GOC 5th Division British Army (Jeudwine) writes to COC-in-Ireland (Macready) saying that situation has altered considerably for the worse and mentions (a) the effect of the train strike on moving men and supplies – taking up a lot of available transport and (b) drift in government policy.  He says there should be either peace or war.  A war waged “with all the resources of war unsparingly used” or the British Government “must pursue peace openly at once, and make an offer of terms”

Townshend (1975), pg 90 & Hopkinson (2002), pgs 53-54


First full-scale conference between the British cabinet and the Irish Executive – many historians see this conference as the point at which the British decided to enforce a policy of coercion in Ireland rather than one of entering discussions with Sinn Féin.   More Detail




Townshend (1975), pgs 101-103 Hopkinson (2002), pg 64 & pg 158;  Price (2012), pgs 86-90; Leeson (2012), pgs 11-12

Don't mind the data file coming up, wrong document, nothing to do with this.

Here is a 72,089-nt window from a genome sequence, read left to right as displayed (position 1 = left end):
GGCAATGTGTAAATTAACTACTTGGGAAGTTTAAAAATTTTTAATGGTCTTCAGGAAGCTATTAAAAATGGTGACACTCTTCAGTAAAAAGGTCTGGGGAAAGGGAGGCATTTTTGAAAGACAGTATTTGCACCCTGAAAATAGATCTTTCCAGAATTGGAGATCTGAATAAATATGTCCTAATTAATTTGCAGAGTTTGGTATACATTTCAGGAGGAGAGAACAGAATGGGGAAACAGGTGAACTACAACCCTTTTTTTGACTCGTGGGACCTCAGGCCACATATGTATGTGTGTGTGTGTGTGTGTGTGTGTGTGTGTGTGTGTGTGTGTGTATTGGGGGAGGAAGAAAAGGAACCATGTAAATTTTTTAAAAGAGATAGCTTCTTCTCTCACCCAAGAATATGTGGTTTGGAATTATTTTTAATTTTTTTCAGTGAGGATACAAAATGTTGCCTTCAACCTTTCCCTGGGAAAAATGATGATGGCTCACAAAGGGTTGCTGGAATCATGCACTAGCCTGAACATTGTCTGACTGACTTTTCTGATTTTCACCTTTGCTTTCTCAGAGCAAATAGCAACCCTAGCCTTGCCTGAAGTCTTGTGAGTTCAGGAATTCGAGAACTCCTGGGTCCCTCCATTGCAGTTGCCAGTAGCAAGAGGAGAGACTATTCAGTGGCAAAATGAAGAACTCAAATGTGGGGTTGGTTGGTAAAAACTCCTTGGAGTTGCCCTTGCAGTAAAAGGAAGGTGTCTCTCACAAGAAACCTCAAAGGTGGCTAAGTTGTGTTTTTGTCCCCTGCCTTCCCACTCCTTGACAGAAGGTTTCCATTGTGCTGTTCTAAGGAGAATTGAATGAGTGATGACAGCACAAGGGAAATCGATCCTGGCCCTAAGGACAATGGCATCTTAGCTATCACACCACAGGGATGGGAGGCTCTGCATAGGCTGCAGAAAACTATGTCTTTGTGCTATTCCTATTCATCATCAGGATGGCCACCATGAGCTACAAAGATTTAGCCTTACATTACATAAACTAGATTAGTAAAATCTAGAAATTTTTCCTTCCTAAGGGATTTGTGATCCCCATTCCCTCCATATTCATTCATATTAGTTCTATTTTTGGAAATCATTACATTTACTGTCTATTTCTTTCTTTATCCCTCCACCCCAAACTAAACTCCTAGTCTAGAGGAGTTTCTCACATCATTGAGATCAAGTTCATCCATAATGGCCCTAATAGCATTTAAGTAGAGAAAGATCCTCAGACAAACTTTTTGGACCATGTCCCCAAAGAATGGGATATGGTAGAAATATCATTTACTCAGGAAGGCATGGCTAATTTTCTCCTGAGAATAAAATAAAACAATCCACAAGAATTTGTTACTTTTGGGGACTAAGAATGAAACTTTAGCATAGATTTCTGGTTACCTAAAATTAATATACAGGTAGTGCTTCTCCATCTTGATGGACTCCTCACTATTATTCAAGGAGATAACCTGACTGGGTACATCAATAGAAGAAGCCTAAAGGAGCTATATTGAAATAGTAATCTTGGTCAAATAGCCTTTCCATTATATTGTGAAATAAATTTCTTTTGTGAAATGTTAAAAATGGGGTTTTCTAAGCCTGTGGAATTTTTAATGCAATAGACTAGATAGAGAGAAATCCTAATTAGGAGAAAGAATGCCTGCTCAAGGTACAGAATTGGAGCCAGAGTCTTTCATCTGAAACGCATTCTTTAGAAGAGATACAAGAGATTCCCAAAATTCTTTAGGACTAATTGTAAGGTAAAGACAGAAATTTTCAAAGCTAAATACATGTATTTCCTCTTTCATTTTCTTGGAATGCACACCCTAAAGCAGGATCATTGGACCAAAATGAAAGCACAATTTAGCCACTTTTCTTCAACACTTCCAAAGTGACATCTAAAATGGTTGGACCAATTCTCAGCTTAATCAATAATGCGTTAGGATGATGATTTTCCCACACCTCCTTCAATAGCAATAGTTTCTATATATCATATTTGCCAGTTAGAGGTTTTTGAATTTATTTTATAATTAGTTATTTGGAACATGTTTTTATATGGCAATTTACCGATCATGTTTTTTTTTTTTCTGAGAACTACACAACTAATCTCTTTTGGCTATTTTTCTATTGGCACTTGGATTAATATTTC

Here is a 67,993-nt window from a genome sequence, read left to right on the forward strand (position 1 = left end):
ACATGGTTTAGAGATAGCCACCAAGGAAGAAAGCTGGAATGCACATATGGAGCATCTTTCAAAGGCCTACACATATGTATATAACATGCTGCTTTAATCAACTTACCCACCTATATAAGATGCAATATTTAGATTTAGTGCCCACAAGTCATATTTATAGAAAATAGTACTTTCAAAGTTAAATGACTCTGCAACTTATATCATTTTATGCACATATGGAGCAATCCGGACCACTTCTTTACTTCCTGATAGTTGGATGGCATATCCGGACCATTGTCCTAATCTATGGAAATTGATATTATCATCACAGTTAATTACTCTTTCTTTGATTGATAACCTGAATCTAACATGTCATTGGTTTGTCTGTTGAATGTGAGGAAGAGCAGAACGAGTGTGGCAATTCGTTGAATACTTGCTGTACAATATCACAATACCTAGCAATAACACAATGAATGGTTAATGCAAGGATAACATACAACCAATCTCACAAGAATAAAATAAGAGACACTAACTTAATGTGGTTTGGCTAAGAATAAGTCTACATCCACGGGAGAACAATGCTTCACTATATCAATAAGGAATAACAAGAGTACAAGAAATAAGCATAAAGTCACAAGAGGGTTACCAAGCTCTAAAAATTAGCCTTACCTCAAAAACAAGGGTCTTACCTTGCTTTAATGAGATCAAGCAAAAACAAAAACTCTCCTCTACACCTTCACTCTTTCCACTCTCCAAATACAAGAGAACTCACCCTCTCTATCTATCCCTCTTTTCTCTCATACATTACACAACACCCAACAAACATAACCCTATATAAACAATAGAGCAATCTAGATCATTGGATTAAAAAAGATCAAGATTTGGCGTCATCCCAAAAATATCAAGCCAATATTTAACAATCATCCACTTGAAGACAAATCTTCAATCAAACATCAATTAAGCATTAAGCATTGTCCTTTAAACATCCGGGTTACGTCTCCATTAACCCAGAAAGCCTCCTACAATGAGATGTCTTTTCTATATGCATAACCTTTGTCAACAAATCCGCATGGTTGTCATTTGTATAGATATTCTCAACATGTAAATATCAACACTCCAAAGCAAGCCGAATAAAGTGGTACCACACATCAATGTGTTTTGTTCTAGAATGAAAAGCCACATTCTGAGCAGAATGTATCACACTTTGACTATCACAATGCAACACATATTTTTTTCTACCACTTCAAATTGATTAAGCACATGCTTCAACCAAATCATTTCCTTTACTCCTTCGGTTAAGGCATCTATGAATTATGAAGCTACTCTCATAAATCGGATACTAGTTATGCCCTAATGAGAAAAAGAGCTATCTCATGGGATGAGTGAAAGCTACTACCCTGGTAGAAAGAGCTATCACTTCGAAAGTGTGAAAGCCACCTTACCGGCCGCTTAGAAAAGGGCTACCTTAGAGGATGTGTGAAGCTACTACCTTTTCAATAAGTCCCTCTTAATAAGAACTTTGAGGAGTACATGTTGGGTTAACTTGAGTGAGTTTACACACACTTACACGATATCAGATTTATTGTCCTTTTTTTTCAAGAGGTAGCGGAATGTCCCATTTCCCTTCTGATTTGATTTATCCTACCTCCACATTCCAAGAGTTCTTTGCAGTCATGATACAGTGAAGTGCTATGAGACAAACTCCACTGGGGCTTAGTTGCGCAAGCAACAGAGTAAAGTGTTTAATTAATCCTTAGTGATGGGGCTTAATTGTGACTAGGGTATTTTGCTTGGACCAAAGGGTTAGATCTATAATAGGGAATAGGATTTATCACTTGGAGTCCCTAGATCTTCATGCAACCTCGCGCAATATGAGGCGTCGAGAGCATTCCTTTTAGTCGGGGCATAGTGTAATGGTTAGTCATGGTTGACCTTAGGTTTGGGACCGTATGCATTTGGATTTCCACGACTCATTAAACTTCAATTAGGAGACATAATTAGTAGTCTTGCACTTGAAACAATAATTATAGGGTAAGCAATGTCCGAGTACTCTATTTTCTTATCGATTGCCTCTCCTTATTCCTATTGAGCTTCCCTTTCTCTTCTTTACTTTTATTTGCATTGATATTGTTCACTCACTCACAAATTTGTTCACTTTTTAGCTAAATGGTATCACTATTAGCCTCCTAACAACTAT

A loyalist mob gathers in the Market Sq. in Dromore, Co. Down and proceed to attack Catholic owned houses and businesses.  The RIC try to disperse the mob by shooting in the air.  William Henry Mitchell, a member of the Royal Black Preceptory and the Orange Order, is shot dead (apparently by a ricocheting bullet).  The RIC requests military assistance and when they arrive, in the early hours of the 24th, the crowd is dispersed.  Among the houses ransacked was the home of the local Catholic parish priest.

Lawlor (2009), pg2 82-83


Three RIC men are attacked in Newenham St., Limerick by men from the E Company, 2nd Battalion, Mid-Limerick, Brigade under the leadership of William Barrett.  One RIC man (Constable William Oakley) later dies from his wounds.  Patrick Blake and James O’Neill are arrested in August and charged with the murder of Constable Oakley.  They are subsequently acquitted but this acquittal has fatal consequences – see November 19th.  (Constable Oakley is from Essex.)

Abbott (2000), pgs 104-105; O’Callaghan (2017), pg 552; Abbott (2019), pgs 131-132


G. W. Biggs from Bantry, Co. Cork (a Protestant businessman) writes to the Irish Times saying that “the greatest goodwill exists” between Catholics and Protestants in the area.  Three days later his business premises in burnt down – Gallagher says by the RIC.

Gallagher (1953), pg 115


The Connaught Tribune reports that, after the evacuation of the RIC barracks in Kinvara, Co. Galway, the IRA enter the village and demolish the barracks.  They then proceed to the courthouse and burn all the law records and books.

Henry (2012), pg 40